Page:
A Brief Overview of the History of Linux Containers

Linux containers are enjoying something of a Renaissance right now. Across the IT industry, we're hearing about success stories and intriguing applications that underscore how impactful this technology has been. But even though Linux containers have been around for more than 15 years, they still largely exist in the experimental phase.

Originally, they were known as Virtual Private Servers when they were introduced in 2001. In their earliest form, they were a lot like chroot on steroids — an isolated library that copies the essential system libraries and run times. Rather than being a hypervisor, it was running multiple copies of the user land or everything but the kernel.

The term Linux container is not entirely accurate because it's really not a thing at all. It's a series of techniques for running isolated processes. The developer defines what is put into the chroot, creating a locked down environment. That way, when the process runs it's not affected by anything else in the system.

It's a mistake to think of Linux containers as simply lightweight virtual machines. Instead, think of them as an accessible and flexible way to run isolated workloads.

Understanding Cgroups and Processes

A Cgroup is a way to limit the number of resources a process could conceivably consume on a system. That might include CPU time, use time, or disk space — it's up to the developer. But these restrictions are not as limiting or inflexible as they would be with disk quotas.

This proves to be a huge asset to developers who want to run a job on a particular server and study exactly how it will perform. Cgroups allow these developers to verify that a process has all the resources it requires while not overwhelming other processes.

There is some overlap between Cgroups and Linux containers for practical purposes, but a Cgroup is more limited overall. Developers still have access to the same file system and packages installed on the server.

Processes in a container can also be limited, and the advantage of running processes in Linux containers is that they're only exposed to the other processes in the container. It's possible to input user zero and then use the host operating system to translate that to user 10,000. The container user may appear to have root within the containers, but it's actually mapped to a non-root user.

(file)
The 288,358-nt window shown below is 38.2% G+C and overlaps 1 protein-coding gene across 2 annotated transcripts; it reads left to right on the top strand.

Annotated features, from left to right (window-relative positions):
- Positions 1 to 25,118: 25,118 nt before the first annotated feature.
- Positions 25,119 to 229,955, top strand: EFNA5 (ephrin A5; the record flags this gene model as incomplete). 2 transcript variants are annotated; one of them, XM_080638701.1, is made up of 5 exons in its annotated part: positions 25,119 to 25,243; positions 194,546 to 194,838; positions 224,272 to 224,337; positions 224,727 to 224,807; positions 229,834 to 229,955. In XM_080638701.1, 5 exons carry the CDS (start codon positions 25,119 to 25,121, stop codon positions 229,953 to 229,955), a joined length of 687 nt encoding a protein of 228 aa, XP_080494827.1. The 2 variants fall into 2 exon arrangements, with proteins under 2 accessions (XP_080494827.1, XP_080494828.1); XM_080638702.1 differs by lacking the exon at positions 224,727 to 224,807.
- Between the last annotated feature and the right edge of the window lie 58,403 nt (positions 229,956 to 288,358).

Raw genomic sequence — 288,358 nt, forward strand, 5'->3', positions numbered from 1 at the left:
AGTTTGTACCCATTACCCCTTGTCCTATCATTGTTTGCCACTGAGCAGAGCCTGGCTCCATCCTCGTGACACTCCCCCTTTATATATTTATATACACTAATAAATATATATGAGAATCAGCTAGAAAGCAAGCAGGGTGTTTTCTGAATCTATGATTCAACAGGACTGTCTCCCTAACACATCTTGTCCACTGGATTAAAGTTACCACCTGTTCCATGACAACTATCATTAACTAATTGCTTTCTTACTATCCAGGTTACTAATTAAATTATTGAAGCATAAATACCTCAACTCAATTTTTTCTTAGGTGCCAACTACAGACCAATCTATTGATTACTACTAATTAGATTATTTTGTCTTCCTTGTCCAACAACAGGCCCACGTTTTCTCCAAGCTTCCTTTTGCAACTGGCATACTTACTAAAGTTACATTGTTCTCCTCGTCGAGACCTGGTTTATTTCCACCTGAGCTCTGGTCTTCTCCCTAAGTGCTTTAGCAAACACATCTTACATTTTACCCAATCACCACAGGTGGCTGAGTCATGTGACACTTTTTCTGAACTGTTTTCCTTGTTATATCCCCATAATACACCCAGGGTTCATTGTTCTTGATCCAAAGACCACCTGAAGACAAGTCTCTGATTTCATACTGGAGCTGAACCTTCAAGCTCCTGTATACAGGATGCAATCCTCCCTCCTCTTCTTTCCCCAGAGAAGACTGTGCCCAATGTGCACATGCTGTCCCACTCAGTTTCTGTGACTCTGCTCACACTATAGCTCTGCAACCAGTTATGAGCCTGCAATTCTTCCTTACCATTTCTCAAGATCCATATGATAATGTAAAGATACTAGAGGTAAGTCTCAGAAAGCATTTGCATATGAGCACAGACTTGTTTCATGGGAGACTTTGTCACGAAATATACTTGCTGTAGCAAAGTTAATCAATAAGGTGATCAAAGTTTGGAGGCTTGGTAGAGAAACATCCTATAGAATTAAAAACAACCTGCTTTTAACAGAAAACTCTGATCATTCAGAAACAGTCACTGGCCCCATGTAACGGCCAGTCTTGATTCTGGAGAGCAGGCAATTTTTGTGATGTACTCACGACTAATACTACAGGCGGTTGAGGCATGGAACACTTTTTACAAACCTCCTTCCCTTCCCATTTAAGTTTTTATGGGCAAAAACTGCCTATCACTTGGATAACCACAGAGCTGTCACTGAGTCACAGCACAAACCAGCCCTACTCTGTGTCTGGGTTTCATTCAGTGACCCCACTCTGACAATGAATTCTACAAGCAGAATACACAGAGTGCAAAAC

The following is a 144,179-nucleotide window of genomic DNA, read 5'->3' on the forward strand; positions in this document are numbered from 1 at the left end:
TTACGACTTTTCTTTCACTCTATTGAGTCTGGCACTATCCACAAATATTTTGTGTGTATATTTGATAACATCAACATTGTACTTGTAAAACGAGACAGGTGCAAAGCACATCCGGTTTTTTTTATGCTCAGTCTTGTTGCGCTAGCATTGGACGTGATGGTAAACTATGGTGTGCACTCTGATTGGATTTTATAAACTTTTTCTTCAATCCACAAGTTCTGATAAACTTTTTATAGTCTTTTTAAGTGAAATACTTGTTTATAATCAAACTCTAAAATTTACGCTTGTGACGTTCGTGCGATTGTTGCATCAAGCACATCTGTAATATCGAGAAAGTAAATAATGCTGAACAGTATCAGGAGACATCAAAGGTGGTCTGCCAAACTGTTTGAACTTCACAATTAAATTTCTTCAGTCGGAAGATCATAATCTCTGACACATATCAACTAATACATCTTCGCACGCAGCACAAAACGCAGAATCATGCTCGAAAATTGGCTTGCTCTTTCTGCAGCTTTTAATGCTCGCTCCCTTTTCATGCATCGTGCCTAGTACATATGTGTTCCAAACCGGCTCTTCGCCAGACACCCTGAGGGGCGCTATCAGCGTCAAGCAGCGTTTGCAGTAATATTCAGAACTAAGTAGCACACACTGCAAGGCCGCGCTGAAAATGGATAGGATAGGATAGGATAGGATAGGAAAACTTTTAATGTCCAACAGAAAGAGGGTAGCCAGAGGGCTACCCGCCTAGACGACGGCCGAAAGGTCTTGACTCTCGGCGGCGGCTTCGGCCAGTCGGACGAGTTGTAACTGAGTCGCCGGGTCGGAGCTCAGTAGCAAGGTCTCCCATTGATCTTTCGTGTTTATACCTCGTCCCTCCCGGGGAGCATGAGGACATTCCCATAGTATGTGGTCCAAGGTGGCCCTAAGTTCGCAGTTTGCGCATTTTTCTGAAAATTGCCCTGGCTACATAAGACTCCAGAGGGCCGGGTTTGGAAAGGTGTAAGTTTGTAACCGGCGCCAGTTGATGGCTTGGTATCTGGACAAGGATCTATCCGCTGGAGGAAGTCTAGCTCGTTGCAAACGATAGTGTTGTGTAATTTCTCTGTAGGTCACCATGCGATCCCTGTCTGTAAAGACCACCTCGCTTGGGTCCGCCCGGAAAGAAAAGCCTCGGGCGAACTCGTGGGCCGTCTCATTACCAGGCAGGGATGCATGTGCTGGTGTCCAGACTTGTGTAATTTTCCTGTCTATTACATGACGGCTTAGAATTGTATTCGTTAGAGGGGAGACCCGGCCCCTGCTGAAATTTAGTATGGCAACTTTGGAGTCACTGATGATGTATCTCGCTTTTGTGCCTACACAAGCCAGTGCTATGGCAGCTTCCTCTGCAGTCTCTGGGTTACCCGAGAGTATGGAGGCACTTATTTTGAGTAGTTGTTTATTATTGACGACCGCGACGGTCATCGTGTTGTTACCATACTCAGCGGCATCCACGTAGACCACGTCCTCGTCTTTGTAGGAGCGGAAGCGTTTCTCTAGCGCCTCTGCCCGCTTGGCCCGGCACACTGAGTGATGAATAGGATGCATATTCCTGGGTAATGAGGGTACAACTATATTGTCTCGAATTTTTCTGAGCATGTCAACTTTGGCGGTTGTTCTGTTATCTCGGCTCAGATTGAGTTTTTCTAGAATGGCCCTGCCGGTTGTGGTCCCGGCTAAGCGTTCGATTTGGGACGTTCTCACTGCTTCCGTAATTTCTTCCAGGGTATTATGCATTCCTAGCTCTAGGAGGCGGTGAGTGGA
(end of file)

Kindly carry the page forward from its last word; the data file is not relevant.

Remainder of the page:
Linux Containers vs. Virtual Machines

A container replicates many of the functions of a virtual machine without requiring the same amount of resources. Since it does not have to spin up a kernel or launch hardware, the startup process is almost instantaneous.

Software maintenance is also simplified. With VMs, it's a huge undertaking to apply a security patch to the operating system running on each one. But with containers, the software footprint is much smaller. In essence, containers make it possible to run a job on a server without depending on the software already installed on that server.

In practice, Linux containers make the onboarding process as easy as possible. All the necessary tools are built into the container, and software requirements become almost irrelevant. The complexity of virtual machines is replaced by something that is simplified and streamlined.

Making the Most of Linux Containers

Linux containers are an exciting opportunity and are capable of transforming your development workflow, but they’re not an instantaneous solution. Without things like continuous development and integration or automated production deploys, Linux containers lose a lot of their value.

In the right hands, however, Linux containers create a number of invaluable opportunities for developers. New tools are being developed constantly to help solve problems, and the container ecosystem makes it possible to leverage the solutions and workarounds of other developers.

To make the most of Linux containers, don’t just move the problem. Think hard about the problem you’re trying to solve and consider whether adding a container will help. Containers can help improve efficiency and solve problems, but they can't fix everything.

It’s an exciting time for Linux containers, and they can revolutionize the IT industry — if utilized properly. Containers alone won’t solve all your problems, but they do make it easier to find solutions. They take the machine out of the equation and let you focus more on the process and results.